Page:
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Majority of Finance Bill on Ice

Clauses dropped but not off-payroll rules

Following discussions with the Opposition, the government are to remove a majority of the Finance Bill clauses and schedules but, unfortunately, the wretched off-payroll rules is not one of those.

At 762 pages, the current Finance Bill is the longest on record and would have taken up to two days of House of Commons debate, 14-20 standing committee sessions, two days of report stage and a third reading debate. As a consequence of the surprise snap election being announced for 8th June, however, the timetable for Finance Bill 2017 reporting is shortened and it is likely that the committee and reports stage would have been condensed into a single day. It therefore makes sense for the government to remove the more controversial and complex provisions so that Parliament can examine these once it resumes after the election, and retain only those clauses essential to maintaining the raising of revenue which include:

  • Income tax charges and rates for 2017/18
  • Corporation tax charge for 2017/18
  • Off-payroll rules
  • Optional remuneration arrangements
  • Disguised remuneration – employment income provided through third parties
  • Insurance Premium Tax standard rate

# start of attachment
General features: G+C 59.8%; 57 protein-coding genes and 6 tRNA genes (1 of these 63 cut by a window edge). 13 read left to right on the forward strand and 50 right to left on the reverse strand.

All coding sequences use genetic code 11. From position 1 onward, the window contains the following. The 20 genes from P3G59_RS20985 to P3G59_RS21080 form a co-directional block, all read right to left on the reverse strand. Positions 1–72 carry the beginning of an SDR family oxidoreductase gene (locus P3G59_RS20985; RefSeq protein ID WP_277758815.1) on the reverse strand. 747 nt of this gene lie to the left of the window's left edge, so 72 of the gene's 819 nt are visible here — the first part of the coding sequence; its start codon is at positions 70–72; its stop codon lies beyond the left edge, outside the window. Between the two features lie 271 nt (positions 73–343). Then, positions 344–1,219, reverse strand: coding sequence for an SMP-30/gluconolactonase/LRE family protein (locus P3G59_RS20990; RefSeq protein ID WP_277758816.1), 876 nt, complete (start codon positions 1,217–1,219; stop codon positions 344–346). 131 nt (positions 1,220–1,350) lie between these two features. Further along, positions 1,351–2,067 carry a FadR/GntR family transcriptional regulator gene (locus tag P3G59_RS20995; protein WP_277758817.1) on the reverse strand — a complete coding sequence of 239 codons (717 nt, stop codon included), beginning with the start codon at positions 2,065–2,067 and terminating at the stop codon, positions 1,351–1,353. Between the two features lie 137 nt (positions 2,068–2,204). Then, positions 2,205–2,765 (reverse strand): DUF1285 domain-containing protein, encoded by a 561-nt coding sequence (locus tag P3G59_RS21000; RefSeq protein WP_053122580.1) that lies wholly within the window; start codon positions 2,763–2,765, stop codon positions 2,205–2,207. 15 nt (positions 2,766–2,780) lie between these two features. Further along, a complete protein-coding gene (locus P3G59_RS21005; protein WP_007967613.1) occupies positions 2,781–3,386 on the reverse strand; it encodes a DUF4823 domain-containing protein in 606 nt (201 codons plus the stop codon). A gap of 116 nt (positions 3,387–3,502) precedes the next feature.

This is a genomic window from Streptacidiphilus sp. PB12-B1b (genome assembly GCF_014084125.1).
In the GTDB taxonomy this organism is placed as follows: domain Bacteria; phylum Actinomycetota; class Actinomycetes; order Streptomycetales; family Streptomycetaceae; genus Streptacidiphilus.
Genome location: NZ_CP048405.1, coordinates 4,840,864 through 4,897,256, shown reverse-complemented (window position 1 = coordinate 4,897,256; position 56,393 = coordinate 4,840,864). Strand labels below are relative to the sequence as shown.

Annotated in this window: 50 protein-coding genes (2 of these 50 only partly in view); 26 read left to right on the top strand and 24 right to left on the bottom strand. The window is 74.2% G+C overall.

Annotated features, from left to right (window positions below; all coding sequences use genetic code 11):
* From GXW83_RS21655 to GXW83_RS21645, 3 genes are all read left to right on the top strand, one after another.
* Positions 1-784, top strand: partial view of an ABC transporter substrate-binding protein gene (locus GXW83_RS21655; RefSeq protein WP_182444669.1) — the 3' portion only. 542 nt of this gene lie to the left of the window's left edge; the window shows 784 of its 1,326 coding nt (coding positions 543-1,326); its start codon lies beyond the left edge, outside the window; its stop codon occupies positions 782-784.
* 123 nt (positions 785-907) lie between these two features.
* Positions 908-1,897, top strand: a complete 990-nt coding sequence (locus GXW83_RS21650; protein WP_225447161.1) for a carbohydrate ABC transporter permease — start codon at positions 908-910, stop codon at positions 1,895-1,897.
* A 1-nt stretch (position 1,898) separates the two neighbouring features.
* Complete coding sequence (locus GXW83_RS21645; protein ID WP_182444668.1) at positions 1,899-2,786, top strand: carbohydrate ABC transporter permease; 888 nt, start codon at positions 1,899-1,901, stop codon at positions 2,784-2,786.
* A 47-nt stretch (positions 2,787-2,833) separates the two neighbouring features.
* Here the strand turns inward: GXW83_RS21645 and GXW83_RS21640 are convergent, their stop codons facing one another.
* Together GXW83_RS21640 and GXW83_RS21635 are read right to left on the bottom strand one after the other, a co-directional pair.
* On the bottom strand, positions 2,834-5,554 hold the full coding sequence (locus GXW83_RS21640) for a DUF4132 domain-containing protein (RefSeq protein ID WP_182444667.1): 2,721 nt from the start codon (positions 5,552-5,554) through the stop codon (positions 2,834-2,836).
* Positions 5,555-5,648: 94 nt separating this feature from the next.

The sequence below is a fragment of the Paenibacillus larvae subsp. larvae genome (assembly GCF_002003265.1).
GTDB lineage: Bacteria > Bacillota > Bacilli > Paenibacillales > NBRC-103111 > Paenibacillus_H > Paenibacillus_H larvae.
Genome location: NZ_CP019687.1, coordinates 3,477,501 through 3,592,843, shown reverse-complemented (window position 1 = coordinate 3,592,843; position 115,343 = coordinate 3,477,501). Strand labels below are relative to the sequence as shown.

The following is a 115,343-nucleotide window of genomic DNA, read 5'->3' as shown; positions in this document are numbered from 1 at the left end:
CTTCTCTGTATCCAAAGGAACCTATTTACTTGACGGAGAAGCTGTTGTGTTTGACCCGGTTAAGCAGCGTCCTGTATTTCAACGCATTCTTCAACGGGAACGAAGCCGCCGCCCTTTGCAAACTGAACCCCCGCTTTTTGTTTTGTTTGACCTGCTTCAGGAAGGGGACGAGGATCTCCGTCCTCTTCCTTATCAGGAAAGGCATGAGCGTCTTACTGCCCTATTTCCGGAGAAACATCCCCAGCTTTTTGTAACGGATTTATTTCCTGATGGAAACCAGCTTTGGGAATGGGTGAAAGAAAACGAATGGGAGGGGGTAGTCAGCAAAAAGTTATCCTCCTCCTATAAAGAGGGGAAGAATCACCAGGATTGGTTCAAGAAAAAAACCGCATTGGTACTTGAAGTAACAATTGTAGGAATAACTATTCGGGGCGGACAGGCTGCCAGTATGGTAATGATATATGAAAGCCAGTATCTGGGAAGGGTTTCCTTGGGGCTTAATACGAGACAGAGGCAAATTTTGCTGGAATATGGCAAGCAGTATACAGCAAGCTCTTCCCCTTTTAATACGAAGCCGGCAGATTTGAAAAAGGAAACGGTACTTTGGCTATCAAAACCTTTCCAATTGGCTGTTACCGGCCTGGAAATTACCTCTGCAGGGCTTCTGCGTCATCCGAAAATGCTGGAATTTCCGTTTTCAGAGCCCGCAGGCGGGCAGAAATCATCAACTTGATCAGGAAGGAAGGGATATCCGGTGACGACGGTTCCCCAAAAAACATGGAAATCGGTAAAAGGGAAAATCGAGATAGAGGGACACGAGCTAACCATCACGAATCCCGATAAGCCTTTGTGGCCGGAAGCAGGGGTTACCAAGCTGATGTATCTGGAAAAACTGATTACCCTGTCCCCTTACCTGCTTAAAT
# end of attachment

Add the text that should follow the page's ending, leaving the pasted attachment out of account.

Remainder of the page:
• Promoters of tax avoidance schemes – threshold conditions etc

Some of those clauses temporarily dropped include those on Making Tax Digital, dividend nil rate for 2018/19, corporate loss relief and interest deductibility, and penalties for enablers of defeated tax avoidance schemes.

Whilst Making Tax Digital is unlikely to be a headline issue during the election campaign it will be interesting to see if any of the parties make political store out of it. For instance, Jeremy Corbyn has confirmed that, if elected, Labour would exempt businesses below the VAT threshold (currently £85,000) from digital record-keeping and quarterly reporting. Furthermore, opposition parties could force the government to abandon Making Tax Digital enabling clauses in the run up to Parliament being dissolved on 3rd May.

The likelihood is that either all or at least the majority of those provisions removed will return in a Bill after the election but unless something radical happens, the off-payroll rules will not be up for debate.

By Andy Vessey

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8 thoughts on “Majority of Finance Bill on Ice”

  1. Bryan Jackson

    This further demonstrates the obsessive determination of successive Governments to punish those who work in a non-traditional way. Give us a break for god’s sake!

  2. Trevor Maxwell